The recommended dosage schedule for children ages 12 years and older is the same as that for adults. A child’s doctor will prescribe a dosage at the start of treatment. Then, the doctor will adjust the dosage over time to reach a maximum dose.
However, if a child has intolerable side effects from a 2.4-mg maintenance dose, their doctor may lower the dose to 1.7 mg. If a child still has intolerable side effects with the 1.7-mg maintenance dose, they should stop treatment with Wegovy.
Wegovy is meant to be used as a long-term treatment. If you and your doctor determine that Wegovy is safe and effective for you, you’ll likely use it long term.
Treatment with Wegovy isn’t recommended for adults who have intolerable side effects from a 2.4-mg dose of the drug.
Below are answers to some frequently asked questions about Wegovy’s dosage.
How will my doctor determine the right Wegovy dose schedule for me?
Typically, doctors will follow the recommended dose schedule for Wegovy. This is described above in the “Wegovy dosage” section. There isn’t an alternative dosing schedule recommended for the drug.
Talk with your doctor if you have questions about Wegovy’s dose schedule.
Why is there a starting dose for Wegovy?
A starting dose and dose escalation schedule for Wegovy are recommended to help lower the risk of certain side effects.
Specifically, slowly increasing Wegovy’s dose over time can help lower your risk of gastrointestinal side effects such as:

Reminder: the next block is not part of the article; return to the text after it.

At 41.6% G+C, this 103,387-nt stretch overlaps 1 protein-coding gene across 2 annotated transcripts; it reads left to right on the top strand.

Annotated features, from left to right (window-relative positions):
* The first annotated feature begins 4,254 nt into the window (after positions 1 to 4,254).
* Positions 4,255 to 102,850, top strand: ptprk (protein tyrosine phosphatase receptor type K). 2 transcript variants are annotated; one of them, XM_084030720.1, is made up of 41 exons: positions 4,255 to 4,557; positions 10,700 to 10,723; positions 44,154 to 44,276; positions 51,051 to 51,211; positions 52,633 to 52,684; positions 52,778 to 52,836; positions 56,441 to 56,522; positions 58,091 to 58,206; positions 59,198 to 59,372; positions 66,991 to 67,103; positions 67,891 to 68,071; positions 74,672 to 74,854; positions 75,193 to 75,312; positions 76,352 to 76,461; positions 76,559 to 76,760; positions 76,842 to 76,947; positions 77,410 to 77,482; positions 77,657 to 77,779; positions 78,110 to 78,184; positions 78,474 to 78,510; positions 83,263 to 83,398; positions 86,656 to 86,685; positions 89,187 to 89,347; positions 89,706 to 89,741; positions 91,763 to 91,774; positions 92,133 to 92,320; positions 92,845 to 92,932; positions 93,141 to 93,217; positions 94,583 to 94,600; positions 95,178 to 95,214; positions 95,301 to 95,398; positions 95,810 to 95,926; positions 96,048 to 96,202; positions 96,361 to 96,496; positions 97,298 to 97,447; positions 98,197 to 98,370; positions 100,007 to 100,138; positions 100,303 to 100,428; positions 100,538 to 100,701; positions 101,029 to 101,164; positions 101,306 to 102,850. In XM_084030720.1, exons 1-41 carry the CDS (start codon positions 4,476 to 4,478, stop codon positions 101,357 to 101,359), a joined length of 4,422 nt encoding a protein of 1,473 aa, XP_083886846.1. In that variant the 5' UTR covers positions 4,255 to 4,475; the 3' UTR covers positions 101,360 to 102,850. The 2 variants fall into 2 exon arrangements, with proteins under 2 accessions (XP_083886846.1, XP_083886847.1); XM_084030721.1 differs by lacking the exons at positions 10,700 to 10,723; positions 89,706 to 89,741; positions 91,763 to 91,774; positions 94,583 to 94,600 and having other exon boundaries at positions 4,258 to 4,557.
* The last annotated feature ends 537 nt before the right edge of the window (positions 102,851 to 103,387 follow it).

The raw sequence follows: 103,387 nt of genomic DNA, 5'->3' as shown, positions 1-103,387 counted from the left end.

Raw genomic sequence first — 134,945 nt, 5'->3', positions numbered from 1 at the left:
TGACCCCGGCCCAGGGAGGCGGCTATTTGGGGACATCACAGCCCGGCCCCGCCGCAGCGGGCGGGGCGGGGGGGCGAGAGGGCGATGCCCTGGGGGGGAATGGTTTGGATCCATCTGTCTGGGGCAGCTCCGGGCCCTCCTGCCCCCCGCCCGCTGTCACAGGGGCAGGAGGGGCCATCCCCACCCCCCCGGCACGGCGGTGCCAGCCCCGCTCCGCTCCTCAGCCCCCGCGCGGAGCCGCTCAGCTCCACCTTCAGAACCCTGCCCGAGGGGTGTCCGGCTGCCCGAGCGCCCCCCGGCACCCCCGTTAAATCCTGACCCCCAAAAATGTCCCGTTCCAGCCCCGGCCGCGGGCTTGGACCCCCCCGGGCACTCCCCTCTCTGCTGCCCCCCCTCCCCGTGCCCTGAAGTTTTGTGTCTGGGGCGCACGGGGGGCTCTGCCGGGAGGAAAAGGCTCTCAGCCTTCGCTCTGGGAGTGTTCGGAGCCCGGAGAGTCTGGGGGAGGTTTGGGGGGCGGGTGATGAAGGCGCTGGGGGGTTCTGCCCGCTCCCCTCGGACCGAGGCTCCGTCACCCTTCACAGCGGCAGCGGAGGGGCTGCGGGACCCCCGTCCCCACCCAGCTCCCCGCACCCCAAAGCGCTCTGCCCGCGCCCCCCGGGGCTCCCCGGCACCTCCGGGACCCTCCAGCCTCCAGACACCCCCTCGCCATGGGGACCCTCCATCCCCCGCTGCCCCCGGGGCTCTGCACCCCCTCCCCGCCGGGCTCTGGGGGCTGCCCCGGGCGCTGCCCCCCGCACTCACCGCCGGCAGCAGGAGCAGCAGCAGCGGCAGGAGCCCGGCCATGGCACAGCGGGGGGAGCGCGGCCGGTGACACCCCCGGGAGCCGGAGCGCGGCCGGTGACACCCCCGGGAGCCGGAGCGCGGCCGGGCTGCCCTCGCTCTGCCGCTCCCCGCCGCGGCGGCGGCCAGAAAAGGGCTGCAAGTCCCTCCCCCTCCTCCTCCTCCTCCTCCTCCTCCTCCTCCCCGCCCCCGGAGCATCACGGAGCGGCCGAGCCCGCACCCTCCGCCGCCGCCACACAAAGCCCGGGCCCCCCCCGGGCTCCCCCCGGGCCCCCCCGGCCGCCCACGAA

- nausea and vomiting
- abdominal pain
- upset stomach
- excessive belching or gas
What to do if you miss a dose of Wegovy depends on when your next scheduled dose is due.
For instance, if you miss a Wegovy dose and your next scheduled dose is due to be injected in:
- more than 48 hours, take the missed dose as soon as possible.
- less than 48 hours, skip the missed dose. Then, take your next dose at the usual time. Do not inject more than one dose of Wegovy at a time.
If it has been 2 or more weeks since your last dose of Wegovy, call your doctor. They may have you:
- resume Wegovy treatment at the usual dose on the next scheduled day, or
- restart Wegovy treatment with the recommended dose escalation schedule. (For details, see the “Wegovy dosage” section above.) Your doctor may recommend this option if you’ve had gastrointestinal side effects due to Wegovy.
Wegovy comes as a solution inside prefilled, single-dose pens. It’s given as a subcutaneous injection. You’ll inject a Wegovy dose once per week.
Your doctor or another healthcare professional will show you how to give injections of the drug to yourself. To view complete step-by-step dosing instructions for using Wegovy pens, view this guide from the drug’s manufacturer.
Wegovy doses may be injected into any of the following areas of your body:
- abdomen, at least 2 inches away from your belly button
- upper arm
ACCESSIBLE DRUG LABELS AND CONTAINERS